as a framework then right will be might and then you know you will have a very dangerous situation which we're seeing now in north korea and other conflicts which might escalate so yes it's true that the u.n. doesn't except for chapter seven in the security council have has any real you know force of an forcible executive power but at the same time i don't think that one should you know cast by the wayside and i think that the current rhetoric we're hearing in washington towards the u.n. is a very precarious one so here in new york when we hear the relatively new u.s. ambassador to the u.n. nikki haley saying look we want you to work small not and to quote we are taking names it's not actually something that maybe the u.n. should be told if only just to shake them up a little bit and say look you are accountable you have a duty of care and you're not doing it properly. i'm completely in support of what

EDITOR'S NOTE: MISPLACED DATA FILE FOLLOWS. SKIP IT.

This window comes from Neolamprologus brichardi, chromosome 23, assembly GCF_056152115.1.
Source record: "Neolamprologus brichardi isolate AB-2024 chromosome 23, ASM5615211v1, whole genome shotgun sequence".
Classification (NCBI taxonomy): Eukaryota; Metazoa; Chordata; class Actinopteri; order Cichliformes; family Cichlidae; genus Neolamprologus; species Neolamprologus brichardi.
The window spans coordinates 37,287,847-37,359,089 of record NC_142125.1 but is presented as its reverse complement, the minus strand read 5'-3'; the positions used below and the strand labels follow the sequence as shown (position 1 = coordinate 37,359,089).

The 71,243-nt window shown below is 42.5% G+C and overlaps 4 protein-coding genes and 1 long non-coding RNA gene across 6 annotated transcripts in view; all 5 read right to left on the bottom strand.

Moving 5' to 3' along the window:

the master nikki haley's points out about you know sharpening the u.n. making it more efficient the problem is that nobody really trusts the current u.s. government that you know when nikki haley speaks we're not sure who she is even speaking for but the underlying issue for them seems to be reducing the costs which is fine we need to get the u.n. to become more efficient but cutting back on crucial peacekeeping operations is not going to be the answer to the problems that trying to identify sufficiency is yes but cutting back crucial peacekeeping operations no but just to go back to the previous point you know i actually think that the u.n. does have a very key role in anticipating and preventing crises and conflicts because every single major crisis even the ones we're dealing with now where there's a rowing issue the syrian issue yemen all of these there's very clear early warning signals and the early warning signals are human rights violations and the u.n. should detected and escalated and make